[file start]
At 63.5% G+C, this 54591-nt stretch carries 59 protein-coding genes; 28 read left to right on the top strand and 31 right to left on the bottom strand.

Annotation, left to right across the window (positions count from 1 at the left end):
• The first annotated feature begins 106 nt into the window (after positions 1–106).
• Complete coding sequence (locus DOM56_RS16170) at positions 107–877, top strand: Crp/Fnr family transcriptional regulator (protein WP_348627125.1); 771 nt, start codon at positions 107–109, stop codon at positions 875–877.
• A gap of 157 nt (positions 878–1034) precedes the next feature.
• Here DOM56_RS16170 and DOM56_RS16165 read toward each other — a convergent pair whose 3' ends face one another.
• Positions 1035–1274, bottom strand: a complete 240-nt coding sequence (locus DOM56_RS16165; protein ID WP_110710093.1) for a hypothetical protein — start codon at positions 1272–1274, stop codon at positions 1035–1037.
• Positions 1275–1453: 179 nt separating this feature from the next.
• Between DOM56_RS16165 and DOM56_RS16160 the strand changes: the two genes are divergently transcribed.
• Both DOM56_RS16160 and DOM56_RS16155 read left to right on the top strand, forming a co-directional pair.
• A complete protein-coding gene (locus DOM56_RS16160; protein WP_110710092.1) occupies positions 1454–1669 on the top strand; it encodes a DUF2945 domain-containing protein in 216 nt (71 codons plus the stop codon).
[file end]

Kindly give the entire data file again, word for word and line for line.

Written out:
At 63.5% G+C, this 54591-nt stretch carries 59 protein-coding genes; 28 read left to right on the top strand and 31 right to left on the bottom strand.

Annotation, left to right across the window (positions count from 1 at the left end):
• The first annotated feature begins 106 nt into the window (after positions 1–106).
• Complete coding sequence (locus DOM56_RS16170) at positions 107–877, top strand: Crp/Fnr family transcriptional regulator (protein WP_348627125.1); 771 nt, start codon at positions 107–109, stop codon at positions 875–877.
• A gap of 157 nt (positions 878–1034) precedes the next feature.
• Here DOM56_RS16170 and DOM56_RS16165 read toward each other — a convergent pair whose 3' ends face one another.
• Positions 1035–1274, bottom strand: a complete 240-nt coding sequence (locus DOM56_RS16165; protein ID WP_110710093.1) for a hypothetical protein — start codon at positions 1272–1274, stop codon at positions 1035–1037.
• Positions 1275–1453: 179 nt separating this feature from the next.
• Between DOM56_RS16165 and DOM56_RS16160 the strand changes: the two genes are divergently transcribed.
• Both DOM56_RS16160 and DOM56_RS16155 read left to right on the top strand, forming a co-directional pair.
• A complete protein-coding gene (locus DOM56_RS16160; protein WP_110710092.1) occupies positions 1454–1669 on the top strand; it encodes a DUF2945 domain-containing protein in 216 nt (71 codons plus the stop codon).